Via Daily Kos:
The remarkable Dana Priest delivers this horrifying story of the war on terror gone wrong:
In May 2004, the White House dispatched the U.S. ambassador in Germany to pay an unusual visit to that country's interior minister. Ambassador Daniel R. Coats carried instructions from the State Department transmitted via the CIA's Berlin station because they were too sensitive and highly classified for regular diplomatic channels, according to several people with knowledge of the conversation.
Coats informed the German minister that the CIA had wrongfully imprisoned one of its citizens, Khaled Masri, for five months, and would soon release him, the sources said. There was also a request: that the German government not disclose what it had been told even if Masri went public. The U.S. officials feared exposure of a covert action program designed to capture terrorism suspects abroad and transfer them among countries, and possible legal challenges to the CIA from Masri and others with similar allegations.
The Masri case, with new details gleaned from interviews with current and former intelligence and diplomatic officials, offers a rare study of how pressure on the CIA to apprehend al Qaeda members after the Sept. 11, 2001, attacks has led in some instances to detention based on thin or speculative evidence. The case also shows how complicated it can be to correct errors in a system built and operated in secret.
There is a very strong reason why the Founding Fathers were so adamant about the need for due process and the inclusion of the writ of habeas corpus in the Constitution. A state apparatus with no check or review will do things that are beyond the pale. As Justice Brandeis stated in his famous dissent in Olmstead:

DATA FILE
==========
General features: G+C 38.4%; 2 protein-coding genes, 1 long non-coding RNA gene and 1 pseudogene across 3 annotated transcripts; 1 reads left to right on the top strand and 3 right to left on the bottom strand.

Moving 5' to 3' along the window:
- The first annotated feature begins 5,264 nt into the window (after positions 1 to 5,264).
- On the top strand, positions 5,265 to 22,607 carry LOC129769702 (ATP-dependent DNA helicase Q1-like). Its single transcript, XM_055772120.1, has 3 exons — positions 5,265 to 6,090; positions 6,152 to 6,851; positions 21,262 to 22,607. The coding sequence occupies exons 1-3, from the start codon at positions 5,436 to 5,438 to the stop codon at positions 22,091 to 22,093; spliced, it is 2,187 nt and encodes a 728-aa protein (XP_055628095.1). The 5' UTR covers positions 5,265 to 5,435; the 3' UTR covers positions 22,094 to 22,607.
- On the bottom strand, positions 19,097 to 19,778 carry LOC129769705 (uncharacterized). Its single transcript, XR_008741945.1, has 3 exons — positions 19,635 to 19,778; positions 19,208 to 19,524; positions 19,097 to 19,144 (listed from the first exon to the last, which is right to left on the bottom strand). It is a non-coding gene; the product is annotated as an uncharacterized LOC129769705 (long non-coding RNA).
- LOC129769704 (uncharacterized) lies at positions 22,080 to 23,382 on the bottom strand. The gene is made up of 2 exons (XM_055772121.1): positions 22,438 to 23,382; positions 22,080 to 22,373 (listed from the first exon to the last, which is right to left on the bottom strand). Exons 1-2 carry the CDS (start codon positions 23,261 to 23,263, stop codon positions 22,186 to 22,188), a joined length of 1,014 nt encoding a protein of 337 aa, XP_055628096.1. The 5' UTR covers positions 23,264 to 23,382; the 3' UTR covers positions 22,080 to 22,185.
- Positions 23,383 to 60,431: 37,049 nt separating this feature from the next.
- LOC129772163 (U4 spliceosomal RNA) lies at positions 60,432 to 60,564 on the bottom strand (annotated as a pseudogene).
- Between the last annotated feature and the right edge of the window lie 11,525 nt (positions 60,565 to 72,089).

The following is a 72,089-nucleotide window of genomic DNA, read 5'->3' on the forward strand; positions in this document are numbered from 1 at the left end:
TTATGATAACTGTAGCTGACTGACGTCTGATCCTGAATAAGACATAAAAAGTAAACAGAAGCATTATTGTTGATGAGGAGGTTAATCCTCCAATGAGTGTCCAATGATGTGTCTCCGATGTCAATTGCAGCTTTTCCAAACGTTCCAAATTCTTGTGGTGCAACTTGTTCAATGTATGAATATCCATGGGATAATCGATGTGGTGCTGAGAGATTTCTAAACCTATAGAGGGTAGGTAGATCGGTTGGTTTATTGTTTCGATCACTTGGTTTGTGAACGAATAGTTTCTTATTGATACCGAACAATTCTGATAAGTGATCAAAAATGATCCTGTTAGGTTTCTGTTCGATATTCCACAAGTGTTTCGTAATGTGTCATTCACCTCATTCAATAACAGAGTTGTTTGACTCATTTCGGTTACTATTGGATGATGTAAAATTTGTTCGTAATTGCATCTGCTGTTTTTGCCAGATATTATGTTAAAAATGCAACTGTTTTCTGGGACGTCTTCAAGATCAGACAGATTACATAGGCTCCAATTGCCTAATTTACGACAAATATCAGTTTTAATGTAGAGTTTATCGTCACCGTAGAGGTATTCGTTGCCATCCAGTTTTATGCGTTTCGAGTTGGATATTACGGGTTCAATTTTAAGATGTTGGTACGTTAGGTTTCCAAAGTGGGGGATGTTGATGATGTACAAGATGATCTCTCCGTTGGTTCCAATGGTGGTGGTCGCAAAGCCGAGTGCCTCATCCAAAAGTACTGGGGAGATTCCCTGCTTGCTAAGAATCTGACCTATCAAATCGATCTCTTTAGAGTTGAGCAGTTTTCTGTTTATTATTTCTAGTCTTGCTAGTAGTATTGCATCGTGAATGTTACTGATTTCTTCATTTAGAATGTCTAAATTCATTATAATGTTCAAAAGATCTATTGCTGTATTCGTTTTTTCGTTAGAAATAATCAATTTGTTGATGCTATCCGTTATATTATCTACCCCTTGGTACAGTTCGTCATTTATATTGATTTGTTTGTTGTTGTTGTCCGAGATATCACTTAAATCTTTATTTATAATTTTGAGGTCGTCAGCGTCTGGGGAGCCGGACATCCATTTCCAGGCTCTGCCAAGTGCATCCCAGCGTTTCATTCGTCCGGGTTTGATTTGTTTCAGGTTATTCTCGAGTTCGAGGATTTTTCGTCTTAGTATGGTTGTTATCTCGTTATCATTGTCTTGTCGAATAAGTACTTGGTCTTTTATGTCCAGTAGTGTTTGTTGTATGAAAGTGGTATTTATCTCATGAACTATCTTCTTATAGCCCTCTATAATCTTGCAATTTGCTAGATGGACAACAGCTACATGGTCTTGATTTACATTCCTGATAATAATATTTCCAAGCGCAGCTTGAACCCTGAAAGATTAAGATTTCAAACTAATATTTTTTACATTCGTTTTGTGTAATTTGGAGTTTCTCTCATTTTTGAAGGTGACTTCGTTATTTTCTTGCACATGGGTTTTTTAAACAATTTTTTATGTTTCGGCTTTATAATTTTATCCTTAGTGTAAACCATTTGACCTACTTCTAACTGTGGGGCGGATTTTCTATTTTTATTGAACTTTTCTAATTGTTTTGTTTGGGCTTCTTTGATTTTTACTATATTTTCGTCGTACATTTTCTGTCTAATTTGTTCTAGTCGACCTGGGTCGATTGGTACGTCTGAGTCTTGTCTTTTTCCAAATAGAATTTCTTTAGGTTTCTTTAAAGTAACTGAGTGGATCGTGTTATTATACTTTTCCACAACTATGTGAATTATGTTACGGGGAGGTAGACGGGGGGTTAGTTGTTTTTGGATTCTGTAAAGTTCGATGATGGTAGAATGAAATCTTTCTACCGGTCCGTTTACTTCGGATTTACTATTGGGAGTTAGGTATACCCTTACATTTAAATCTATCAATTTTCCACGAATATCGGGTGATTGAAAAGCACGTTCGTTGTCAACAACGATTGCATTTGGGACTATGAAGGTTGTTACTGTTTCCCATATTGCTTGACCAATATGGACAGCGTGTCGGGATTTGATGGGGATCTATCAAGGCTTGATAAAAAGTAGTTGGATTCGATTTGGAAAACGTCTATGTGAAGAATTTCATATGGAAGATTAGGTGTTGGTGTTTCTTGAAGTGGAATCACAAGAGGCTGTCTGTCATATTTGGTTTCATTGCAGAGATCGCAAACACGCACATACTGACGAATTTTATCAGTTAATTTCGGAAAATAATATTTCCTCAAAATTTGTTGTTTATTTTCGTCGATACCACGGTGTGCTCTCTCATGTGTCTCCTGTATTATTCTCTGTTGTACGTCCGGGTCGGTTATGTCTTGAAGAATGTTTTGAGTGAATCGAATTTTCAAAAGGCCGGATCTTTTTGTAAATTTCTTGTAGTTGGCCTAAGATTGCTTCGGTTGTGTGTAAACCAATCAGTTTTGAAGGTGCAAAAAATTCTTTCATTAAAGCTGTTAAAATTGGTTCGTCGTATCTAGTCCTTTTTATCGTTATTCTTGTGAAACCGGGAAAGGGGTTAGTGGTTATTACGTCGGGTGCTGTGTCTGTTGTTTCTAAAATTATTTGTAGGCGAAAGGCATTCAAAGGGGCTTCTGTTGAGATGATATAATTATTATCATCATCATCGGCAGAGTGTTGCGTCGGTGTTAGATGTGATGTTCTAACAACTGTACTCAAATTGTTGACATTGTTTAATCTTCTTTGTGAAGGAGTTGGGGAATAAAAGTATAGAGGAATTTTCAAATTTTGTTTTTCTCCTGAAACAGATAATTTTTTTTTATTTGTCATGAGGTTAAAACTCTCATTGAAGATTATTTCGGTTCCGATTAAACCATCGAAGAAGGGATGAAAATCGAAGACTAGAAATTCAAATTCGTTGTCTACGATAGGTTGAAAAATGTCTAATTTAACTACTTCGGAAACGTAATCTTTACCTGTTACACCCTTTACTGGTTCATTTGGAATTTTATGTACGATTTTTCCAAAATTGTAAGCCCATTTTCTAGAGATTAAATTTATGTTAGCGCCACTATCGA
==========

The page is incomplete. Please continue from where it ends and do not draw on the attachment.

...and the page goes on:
Experience should teach us to be most on our guard to protect liberty when the Government's purposes are beneficent . . . The greatest dangers to liberty lurk in insidious encroachment by men of zeal, well-meaning but without understanding.
Olmstead v. U.S., 277 U.S. 438, 479 (Brandeis dissenting (1928)
And so it is in the War on Terror. Extraordinary rendition. Torture. Prohibition of due process and judicial review. Avoidance of the Geneva Conventions. Declaration of a heretofore unknown status - unlawful combatants. All these things have been done by and continue to be done by the Bush Administration.
Unlike the military's prison for terrorist suspects at Guantanamo Bay, Cuba -- where 180 prisoners have been freed after a review of their cases -- there is no tribunal or judge to check the evidence against those picked up by the CIA. The same bureaucracy that decides to capture and transfer a suspect for interrogation-- a process called "rendition" -- is also responsible for policing itself for errors.
The CIA inspector general is investigating a growing number of what it calls "erroneous renditions," according to several former and current intelligence officials. One official said about three dozen names fall in that category; others believe it is fewer. The list includes several people whose identities were offered by al Qaeda figures during CIA interrogations, officials said. One turned out to be an innocent college professor who had given the al Qaeda member a bad grade, one official said.
"They picked up the wrong people, who had no information. In many, many cases there was only some vague association" with terrorism, one CIA officer said.
And how many of these "wrong people" were or will be tortured? If Dick Cheney has his way, many of them.